If I could describe it, I would say a touch
of numb, a nerve asleep, the cool burn
of absence, a breath that does not reach the skin.
It is hard to grasp a pen, and yet I write: the scrawl
of branches. And yet, I see the pomegranate sun–
despite the eyelid’s slack and constant weeping.
How long before I sit placid as the slump–
shouldered hay, my sharp ends bound
and unable to prick the bare flesh of summer?
Will I be left to memorize the world?
For now, I tell the corner of my mouth to rise,
slow as the moon over barbed wire.
After the telescope “Kepler,” launched March 2009 to search for terrestrial planets,
It is squat: a brute force eye. Thuggish god,
shoved deep into space and left to circle
the farthest star field, unbothered by Earth’s
elegant ellipse. Tethered to the sun,
no moving parts except short wheels and gears
struck to thrust its heavy trunk up and down,
photometer blinking at stars too far
away to see more than their blur, their glow.
Invisible mass; only steady waves
of light that roll across the universe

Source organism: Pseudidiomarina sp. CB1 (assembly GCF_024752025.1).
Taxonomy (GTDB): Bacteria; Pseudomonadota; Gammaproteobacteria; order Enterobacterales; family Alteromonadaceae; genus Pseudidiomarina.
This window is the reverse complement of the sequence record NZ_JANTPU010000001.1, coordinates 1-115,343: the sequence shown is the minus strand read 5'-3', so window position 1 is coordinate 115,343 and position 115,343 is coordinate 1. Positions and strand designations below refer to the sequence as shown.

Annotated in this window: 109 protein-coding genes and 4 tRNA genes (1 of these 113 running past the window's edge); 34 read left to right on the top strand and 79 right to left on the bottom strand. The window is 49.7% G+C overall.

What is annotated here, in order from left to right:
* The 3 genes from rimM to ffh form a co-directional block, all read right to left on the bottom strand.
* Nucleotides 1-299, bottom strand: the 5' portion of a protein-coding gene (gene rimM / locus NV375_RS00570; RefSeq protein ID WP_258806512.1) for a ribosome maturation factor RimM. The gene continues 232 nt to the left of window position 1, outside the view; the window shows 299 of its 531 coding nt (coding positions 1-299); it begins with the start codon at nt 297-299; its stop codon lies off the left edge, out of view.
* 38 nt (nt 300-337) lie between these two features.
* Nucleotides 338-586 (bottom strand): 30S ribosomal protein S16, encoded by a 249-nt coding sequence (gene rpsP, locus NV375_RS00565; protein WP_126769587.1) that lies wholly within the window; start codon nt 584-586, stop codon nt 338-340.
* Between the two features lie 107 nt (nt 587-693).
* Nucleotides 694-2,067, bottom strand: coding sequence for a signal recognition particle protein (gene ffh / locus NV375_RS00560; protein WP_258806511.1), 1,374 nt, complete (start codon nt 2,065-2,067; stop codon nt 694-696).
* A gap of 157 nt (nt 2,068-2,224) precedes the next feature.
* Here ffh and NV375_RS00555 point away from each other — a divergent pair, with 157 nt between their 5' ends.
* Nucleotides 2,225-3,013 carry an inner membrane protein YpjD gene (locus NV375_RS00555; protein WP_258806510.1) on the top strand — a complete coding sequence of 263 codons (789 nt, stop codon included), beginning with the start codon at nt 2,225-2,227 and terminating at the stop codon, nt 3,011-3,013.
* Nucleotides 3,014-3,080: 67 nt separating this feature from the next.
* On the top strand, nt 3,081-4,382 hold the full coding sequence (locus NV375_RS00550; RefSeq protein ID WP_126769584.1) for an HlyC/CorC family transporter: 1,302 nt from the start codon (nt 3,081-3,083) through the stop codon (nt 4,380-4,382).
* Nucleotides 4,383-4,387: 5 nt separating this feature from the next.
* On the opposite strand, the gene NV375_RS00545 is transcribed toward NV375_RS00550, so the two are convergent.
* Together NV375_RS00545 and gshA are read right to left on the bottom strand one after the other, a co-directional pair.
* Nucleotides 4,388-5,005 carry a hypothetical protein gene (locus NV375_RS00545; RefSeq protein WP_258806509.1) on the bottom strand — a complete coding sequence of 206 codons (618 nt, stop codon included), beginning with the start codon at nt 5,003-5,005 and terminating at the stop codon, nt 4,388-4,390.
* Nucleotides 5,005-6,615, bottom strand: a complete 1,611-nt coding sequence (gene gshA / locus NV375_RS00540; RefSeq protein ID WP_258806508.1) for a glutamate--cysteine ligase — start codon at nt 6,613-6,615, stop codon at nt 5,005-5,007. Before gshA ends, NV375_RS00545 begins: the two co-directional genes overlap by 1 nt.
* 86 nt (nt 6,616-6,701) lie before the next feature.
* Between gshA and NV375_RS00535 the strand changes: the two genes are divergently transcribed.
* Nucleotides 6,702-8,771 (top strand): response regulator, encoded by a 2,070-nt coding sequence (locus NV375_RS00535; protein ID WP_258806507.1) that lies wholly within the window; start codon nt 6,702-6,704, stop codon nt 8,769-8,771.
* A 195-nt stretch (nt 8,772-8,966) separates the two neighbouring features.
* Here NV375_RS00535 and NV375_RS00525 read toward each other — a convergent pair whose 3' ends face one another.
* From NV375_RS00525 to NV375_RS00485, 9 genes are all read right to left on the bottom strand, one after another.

like tides. What made you look up at the edge
of the night surf, walking alone, the cold
a sweet relief from your baby daughters’
fevered cries, their souls already trembling
at the edge of flesh and about to pass.
You look up, the harsh wind would blur your eyes,
the moon calm above silvered clouds roiling
with the winter storm and the small angry
whitecaps fussy as your daughters’ tiny
red fists, clenching and then failing to clench,
cresting and then falling under the moon’s
gaze. Later, clear-eyed, weeks from the day your
daughters’ bodies, at last cool, were washed, wrapped
and given final kisses, you drew a
breath, put pen to paper under noon sun,
wrote: if the earth ceased to attract waters
of the sea, the seas would rise and flow to
the moon. The eye can only see star light
but must stare fiercely, always wide open,
spinning around the sun, never able
to sleep, measuring waves refracted to
numerical strings. Strange hieroglyphics
to mark the passing of giants, planets
intuited by the shadows they place
on their own suns. You imagined the year
of Christ’s birth, thought, how can a child not mark
a father’s orbit? This is how we might
know him: by the shadow across his light.
Mary Bush is a native Texan, living in the small town of Celina, Texas, married with three kids. Day job: project manager for a big IT company. Real job: finishing my PhD in creative writing at University of North Texas.
“Front Porch memory: I’m perched on a rickety Adirondack chair, green paint flaking off onto my bare legs. My grandmother is shelling pecans and listening to her police band radio while I push a needle through the doll dress I’m sewing. My mother comes up the sidewalk fresh from the beauty school, her hair impossibly bouffant, cat’s eye glasses glinting in the summer sun, smiling.”